April 25, 2017 | Updated: May 10, 2019
Author: Peggy O'Sullivan

This Microbiology textbook, adapted from the Boundless version, is intended to provide health care professionals with a working knowledge of infectious disease. Much of the book is devoted to the structure/function relationships in pathogenic microorganisms and how these relationships are expressed in host-parasite interactions. The text also examines Microbial diseases of specific organ systems as well as host response mechanisms.

Subject Areas
Biological/Physical Sciences, Biology

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Microbiology cover by Peggy O'Sullivan is under a CC BY-SA 4.0 license (https://creativecommons.org/licenses/by-sa/4.0/ ).

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Microbiology by Peggy O'Sullivan is licensed under a Creative Commons Attribution-ShareAlike 4.0 International License, except where otherwise noted.

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Reviews (1) Avg: 4.4 / 5

Alan McGreevy

Institution:University of WinnipegTitle/Position: InstructorCreative Commons License

Q: The text covers all areas and ideas of the subject appropriately and provides an effective index and/or glossary

The text is a good introduction to microbiology for students with a background in biology and chemistry. The latter half of the text explores specific microbes in greater detail but focuses almost exclusively on human pathogens and sorts them by human body region rather than by phylogeny. While this is appropriate for a pathogen-oriented course, the has only a single chapter dedicated to exploring the full scope of microbial diversity and the significance of microbial ecology.

Comprehensiveness Rating: 4 out of 5

Q: Content is accurate, error-free and unbiased

The text is accurate and error-free.

Content Accuracy Rating: 5 out of 5

Q: Content is up-to-date, but not in a way that will quickly make the text obsolete within a short period of time. The text is written and/or arranged in such a way that necessary updates will be relatively easy and straightforward to implement

The content on Archaea is relatively limited compared to other texts. As our knowledge of Archaea is growing rapidly, this omission will becoming even more significant in the future. The term “prokaryote” is also losing favour but is currently still used in many texts.

Relevance Rating: 4 out of 5

Q: The text is written in lucid, accessible prose, and provides adequate context for any jargon/technical terminology used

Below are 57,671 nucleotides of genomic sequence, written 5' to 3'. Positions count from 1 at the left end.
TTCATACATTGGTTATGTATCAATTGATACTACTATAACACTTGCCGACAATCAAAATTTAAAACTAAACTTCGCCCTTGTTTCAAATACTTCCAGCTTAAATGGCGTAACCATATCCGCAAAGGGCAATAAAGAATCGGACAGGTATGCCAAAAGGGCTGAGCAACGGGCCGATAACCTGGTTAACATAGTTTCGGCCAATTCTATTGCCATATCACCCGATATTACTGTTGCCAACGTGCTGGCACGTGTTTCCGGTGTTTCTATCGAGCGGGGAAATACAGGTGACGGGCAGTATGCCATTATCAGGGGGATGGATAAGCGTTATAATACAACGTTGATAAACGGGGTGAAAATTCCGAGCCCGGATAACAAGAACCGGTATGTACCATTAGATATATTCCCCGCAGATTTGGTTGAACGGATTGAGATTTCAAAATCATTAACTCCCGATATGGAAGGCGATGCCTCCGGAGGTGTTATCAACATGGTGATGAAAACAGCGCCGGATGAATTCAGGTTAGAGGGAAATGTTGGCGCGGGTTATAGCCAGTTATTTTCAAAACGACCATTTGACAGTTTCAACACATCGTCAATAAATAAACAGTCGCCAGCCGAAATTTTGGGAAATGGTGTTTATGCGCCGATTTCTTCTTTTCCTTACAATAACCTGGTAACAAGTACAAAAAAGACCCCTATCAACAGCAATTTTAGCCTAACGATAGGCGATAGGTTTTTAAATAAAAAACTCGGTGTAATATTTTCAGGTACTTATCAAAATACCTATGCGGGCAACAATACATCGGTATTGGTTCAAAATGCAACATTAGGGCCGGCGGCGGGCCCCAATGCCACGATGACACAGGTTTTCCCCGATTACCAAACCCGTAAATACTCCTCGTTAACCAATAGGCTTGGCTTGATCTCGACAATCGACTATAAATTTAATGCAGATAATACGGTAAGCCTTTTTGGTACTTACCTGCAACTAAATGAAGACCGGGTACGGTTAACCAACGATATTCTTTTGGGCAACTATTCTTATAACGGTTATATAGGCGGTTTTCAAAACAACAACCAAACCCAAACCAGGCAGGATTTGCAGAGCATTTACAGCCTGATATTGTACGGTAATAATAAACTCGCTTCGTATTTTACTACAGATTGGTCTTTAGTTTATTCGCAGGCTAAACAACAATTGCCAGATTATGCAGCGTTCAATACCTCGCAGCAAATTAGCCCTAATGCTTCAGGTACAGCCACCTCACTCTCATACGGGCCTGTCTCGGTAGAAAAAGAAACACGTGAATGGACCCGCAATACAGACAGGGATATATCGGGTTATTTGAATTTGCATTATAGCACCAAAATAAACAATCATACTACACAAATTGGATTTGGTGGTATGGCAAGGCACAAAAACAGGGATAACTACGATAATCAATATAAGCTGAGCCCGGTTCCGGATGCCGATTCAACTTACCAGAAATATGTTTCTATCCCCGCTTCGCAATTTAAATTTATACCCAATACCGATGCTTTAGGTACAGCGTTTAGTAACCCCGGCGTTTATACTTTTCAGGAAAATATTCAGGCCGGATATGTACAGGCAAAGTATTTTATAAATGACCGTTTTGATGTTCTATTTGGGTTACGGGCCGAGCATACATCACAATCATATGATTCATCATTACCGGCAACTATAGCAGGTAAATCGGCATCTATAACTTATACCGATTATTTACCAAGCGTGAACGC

The writing is clear and accessible. As an introductory microbiology text, one of the major goals is the acquisition of new terminology by students and the text does an excellent job defining terms within the larger context of each section of the text.

Clarity Rating: 5 out of 5

Q: The text is internally consistent in terms of terminology and framework

The text is written coherently with consistent use of terminology and structure throughout.

Consistency Rating: 5 out of 5

Q: The text is easily and readily divisible into smaller reading sections that can be assigned at different points within the course (i.e., enormous blocks of text without subheadings should be avoided). The text should not be overly self-referential, and should be easily reorganized and realigned with various subunits of a course without presenting much disruption to the reader.

Each section of the text stands on its own; as long as the relevant background information is provided, an instructor would be able to pick and choose relevant sections to complement the course that they want to teach.

Modularity Rating: 5 out of 5

Q: The topics in the text are presented in a logical, clear fashion

The text develops nicely from fundamental structures, growth and metabolism, through to molecular biology techniques and notable human pathogens by organ system.

Organization Rating: 4 out of 5

Q: The text is free of significant interface issues, including navigation problems, distortion of images/charts, and any other display features that may distract or confuse the reader

There is more white space throughout the text than one would typically find in a text that is designed for print. While this works in an electronic document where “pages” are not significant, it makes the physical copy of the book appear somewhat odd in places.

Interface Rating: 4 out of 5

Q: The text contains no grammatical errors

I was not able to find any grammatical errors in the text.

Grammar Rating: 5 out of 5

Q: The text is not culturally insensitive or offensive in any way. It should make use of examples that are inclusive of a variety of races, ethnicities, and backgrounds

The first two chapters provide context by exploring the history of microbiology and the microscope. Other than one sentence about evidence of fermentation from a Neolithic village in China, the rest of the history is entirely Euro-centric. It would have been refreshing to see a reminder that microbes have been historically relevant all over the world.

Cultural Relevance Rating: 3 out of 5

Q: Are there any other comments you would like to make about this book, for example, its appropriateness in a Canadian context or specific updates you think need to be made?

It would be fantastic for the text to incorporate some specific information about microbiology in an Indigenous context, such as the traditional fermented products and antimicrobial compounds or the burden of tuberculosis.

This text seems most appropriate for Second Year students majoring in the health sciences with some high school biology and chemistry. While it could be used a First Year course, the text would be more useful to students who are already familiar with Eukaryotic cells. For Instructors using the later chapters about specific pathogens of human organ systems, it would be helpful but not essential for students to have introductory knowledge of anatomy and physiology.